That’s why I’m the best boss in the world.

Well, minus the whole failing-business part.

Bottle of Smoke used to be a bustling pub back before retail started to die out, and in the last three years, everything’s gone to shit as foot traffic’s leveled off. I still have my regulars and the occasional bachelorette party roll through, but otherwise it’s been quiet in what I think is the best authentic Irish pub in a city crawling with authentic Irish pubs.

“Ash, hon, we love you, but it sucks.” Bernie levels a hard stare as she dries off a glass and puts it back. The bar’s closed for the night and everyone’s ready to get out of here. “Have you ever thought about advertising?”

I laugh sharply. “Gee, great idea. I’ll go buy some ad spots right now. Except, oh, wait, we don’t have any money.” I wave the numbers at her.

She glares harder. I didn’t know that was even possible. “I don’t mean expensive commercials. We could print out cheap flyers from Office Depot and plaster them all over the commons. Heck, get Keely to wear lower cut tops—”

“Hey,” Keely says, frowning down at her chest. “It’s plenty low cut.”

“—Put her out front and she can be a walking billboard.”

I lean forward, finger on my lower lip, studying my waitress. She’s tall and beautiful in that I’ll-stomp-your-nuts sort of way. “Not a bad idea.”

“I’m not acting as creep bait, not even for you, Ash.” Keely waves a hand at Jamila. “Let Jams do it.”

“No thanks. I still have some dignity left.” Jamila looks at her nails, frowning. “I mean, not a lot, but some.”

“We don’t need advertising,” I say, grabbing a bottle of whiskey from the shelf. I pour a shot for everyone. “What we need is hard work. Knuckle under, 110 percent, bootstraps, whatever. You guys know what I mean. Besides, everything always works out for me.”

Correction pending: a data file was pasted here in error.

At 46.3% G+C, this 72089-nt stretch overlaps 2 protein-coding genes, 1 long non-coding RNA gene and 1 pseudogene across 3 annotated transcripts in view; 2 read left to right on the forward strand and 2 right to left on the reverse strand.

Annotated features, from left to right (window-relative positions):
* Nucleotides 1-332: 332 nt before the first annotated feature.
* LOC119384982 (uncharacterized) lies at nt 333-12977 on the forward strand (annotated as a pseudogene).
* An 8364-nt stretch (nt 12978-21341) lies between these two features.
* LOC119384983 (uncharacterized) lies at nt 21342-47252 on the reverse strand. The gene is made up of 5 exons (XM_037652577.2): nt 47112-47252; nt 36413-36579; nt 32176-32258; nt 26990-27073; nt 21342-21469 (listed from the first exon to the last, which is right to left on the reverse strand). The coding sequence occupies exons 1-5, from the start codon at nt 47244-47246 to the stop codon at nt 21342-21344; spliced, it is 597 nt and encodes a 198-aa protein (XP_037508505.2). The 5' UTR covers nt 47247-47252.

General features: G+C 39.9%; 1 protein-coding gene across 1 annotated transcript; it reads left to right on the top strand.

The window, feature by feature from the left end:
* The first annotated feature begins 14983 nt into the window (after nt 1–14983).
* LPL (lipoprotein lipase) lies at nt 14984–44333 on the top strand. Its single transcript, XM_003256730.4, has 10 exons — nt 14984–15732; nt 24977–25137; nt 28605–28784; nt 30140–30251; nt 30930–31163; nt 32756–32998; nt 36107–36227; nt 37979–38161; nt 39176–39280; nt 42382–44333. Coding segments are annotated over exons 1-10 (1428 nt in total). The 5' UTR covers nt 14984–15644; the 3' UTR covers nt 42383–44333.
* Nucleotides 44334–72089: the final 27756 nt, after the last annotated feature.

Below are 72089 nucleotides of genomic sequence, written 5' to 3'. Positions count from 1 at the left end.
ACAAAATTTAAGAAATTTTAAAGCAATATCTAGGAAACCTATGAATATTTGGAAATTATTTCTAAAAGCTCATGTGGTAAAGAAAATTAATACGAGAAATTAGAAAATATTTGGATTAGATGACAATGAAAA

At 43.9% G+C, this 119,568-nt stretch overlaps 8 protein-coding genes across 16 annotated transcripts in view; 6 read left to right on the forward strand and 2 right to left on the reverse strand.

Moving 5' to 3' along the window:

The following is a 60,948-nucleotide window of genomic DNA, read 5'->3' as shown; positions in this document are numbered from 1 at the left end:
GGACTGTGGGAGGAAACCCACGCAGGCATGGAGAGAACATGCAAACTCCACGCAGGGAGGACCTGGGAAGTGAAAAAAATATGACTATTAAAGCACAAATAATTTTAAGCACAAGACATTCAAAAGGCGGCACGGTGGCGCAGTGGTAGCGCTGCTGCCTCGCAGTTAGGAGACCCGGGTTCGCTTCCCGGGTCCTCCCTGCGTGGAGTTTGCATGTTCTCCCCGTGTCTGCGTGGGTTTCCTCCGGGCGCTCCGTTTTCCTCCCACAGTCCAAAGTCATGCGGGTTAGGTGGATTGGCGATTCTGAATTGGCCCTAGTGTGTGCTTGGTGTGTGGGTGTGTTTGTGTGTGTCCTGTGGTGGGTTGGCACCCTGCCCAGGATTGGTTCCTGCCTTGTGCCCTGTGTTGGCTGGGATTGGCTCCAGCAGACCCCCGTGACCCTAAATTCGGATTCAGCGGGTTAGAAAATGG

Fulco groans. “Not this again.”

“It’s true,” I say, raising my drink in the air, glancing up toward the ceiling, trying to ignore the water stains. “I have an angel watching out for me.”

Everyone stares with varying levels of annoyance. I beam at them, raising the drink higher. I’ve been saying it for years, and I’m aware of just how awful it makes me sound, but for some reason, things have always come together. Not neatly, not in the way I ever imagined, but I’m still here, Smoke’s still open, and overall, we’re happy. Except for tonight.

The silence gets to be too much until everyone grabs their shot. We toast to my angel, and my lovely employees, all of whom believe in me deeply and sincerely, throw it back like a champ.

My angel is real. Well, sort of real. I think I’m actually just lucky, but ever since my grandpa left this bar to me when I turned eighteen, things have always worked out. It hasn’t been easy—I’ve had bills, shitty boyfriends, aggressive customers, all sorts of stupid tax problems, broken-down cars, even got robbed a couple of times—but no matter how dark my life turned, I always managed to get out of it intact.